This is a recipe for stromboli in general, but my favorite way to make it is like a cheesesteak. Stromboli is perfect for those nights when you want pizza, but not really. It’s the prodigy child of pizza and an awesome hoagie, and in my opinion it’s worth whatever work it takes to make it. Which, incidentally, is not as much as you probably think.
Stromboli is mostly just a pizza that you wrap up in itself, so the main issues that make it seem difficult are dealing with the dough and handling the finished product. The first time (okay, the first few times) I made stromboli, I would get to the end of creating a perfectly formed, well layered, nicely balanced piece of art – only to realize that I had to now get it onto a pan somehow. Weeping softly as my masterpiece stretched and squished in my cruel hands, I deposited my stromboli unceremoniously on the pan and start the process of trying to move on with my life.
So I’ve come up with a few tricks so that you don’t have to go through the same issues. You might be wondering whether it’s even worth the trouble, which also means you’ve never tried stromboli. It’s a blank canvas for all kinds of great flavors, and it’s a fun way to eat. As a tool for living simpler lives, I would use it instead of going to a restaurant or getting takeout as a way to make a regular night more fun. It’s also a very easy food to make into a vegetarian option. Choose a few different versions of filling, bang out a few of these guys, and have a game night or movie night with family or friends. I’ll probably show up.
Stromboli Recipe (makes 2)
1.5 recipes pizza dough :
4.5 cups bread flour
1.5 cups water
2 tsp yeast
1/2 tablespoon salt
3 tb olive oil
Pizza style –Tomato sauce and mozzarella with sausage, pepperoni, or veggies like peppers and onions
Calzone style – Ricotta, mozzarella, and meats/vegetables of choice
Cheesesteak style (my favorite) – ketchup, American cheese/mozzarella/provolone, sauteed peppers, onions, mushrooms
BBQ chicken – Pulled chicken, barbecue sauce, mozzarella, sauteed onions
Make the pizza dough according to my post on pizza that’s linked above as well (just stop before it turns into a pizza). Or use the ingredients listed above and check out the post on kneading dough to brush up on your bread skills.
Cook any of the filling that need it (raw meat or vegetables) and set aside. It’s actually easier to work with once it’s cooled, and it’ll heat up again in the oven.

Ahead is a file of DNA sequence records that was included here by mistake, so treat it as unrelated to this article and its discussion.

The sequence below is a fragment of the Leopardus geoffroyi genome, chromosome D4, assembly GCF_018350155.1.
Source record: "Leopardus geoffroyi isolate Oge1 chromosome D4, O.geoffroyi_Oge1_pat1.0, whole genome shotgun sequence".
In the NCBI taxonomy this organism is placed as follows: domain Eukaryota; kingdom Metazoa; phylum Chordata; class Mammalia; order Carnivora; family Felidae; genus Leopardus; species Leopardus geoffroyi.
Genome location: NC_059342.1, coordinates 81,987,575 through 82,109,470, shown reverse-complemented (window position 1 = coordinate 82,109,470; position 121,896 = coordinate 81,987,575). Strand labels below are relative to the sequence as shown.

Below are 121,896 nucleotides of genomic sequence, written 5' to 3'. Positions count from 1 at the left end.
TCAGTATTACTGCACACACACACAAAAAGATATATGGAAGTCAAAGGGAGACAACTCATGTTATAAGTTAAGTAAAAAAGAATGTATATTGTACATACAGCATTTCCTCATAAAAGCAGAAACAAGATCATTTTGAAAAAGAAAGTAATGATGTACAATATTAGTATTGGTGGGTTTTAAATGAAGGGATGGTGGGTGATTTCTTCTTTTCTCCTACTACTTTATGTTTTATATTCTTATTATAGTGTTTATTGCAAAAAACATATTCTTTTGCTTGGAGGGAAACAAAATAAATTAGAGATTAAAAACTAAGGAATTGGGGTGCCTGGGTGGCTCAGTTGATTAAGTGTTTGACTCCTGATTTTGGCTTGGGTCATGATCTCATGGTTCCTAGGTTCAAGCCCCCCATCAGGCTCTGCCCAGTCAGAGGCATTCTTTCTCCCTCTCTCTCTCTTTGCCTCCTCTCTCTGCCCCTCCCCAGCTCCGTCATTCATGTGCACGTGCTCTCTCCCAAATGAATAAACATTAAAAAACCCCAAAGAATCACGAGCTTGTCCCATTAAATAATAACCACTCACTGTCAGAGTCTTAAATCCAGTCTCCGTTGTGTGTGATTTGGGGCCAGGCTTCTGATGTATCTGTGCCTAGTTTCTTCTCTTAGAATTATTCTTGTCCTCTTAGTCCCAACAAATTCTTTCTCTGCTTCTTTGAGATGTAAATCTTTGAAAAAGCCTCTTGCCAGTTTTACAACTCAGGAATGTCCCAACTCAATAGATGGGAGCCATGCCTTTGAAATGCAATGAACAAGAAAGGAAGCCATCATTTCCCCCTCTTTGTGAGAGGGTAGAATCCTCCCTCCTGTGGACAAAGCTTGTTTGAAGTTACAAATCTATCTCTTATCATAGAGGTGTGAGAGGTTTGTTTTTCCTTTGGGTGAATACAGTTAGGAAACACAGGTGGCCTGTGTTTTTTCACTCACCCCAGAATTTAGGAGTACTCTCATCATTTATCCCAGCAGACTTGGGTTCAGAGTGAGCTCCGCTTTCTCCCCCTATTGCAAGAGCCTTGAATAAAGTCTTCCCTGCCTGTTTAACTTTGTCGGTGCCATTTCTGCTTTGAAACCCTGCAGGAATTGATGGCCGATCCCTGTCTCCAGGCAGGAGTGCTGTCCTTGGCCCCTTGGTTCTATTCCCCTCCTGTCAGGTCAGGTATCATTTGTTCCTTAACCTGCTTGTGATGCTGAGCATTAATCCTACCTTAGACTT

Once the dough is risen, pat or roll it into a wide rectangle (something in the neighborhood of 14″x18″). Use a pizza roller to slice in half lengthwise to have two skinny rectangles.
Set one rectangle aside, and place the other on a sheet pan. Actually, I like to bake my stromboli on a baking stone, so instead I laid my dough over a thin rectangle of parchment paper so it would be easy to slide onto my pizza peel.
Layer the middle third of the rectangle with your sauce of choice for the filling you picked.
Spread your filling over the sauce, and top with cheese (and more sauce if desired).
Now to close it. You can just fold the edges over and slice some vent holes if you want, but we like to braid the top since it looks fancy. As with all things in the kitchen that involve patience or some level of fine motor skills, Rachel is a lot better than me at the braiding, so you’re seeing her technique in the photos.
For bonus points, mix up an egg white wash with 1 egg white and a splash of water. Brush over the surface of your completed stromboli, and sprinkle on something cool like sesame seeds or oat bran if you’d like. The egg white will give your dough more of a shine and a better color, and additionally it will act like a glue for whatever else you sprinkle on top.
Repeat this process for all of your stromboli, and then bake in a 425°F oven for 15-20 minutes. Remove when the crust is firm and golden-brown.
Let it rest for 5 minutes (trust me), and then slice and serve. Alternatively, you could divide your dough to make individual-sized stromboli so that everyone can pick their own filling.
Try it out and let me know what you think! Also– sign up for the updates and the newsletter by plugging in your email below. I control everything that goes out, so no worries about spam or anything.
Until next time, foodies!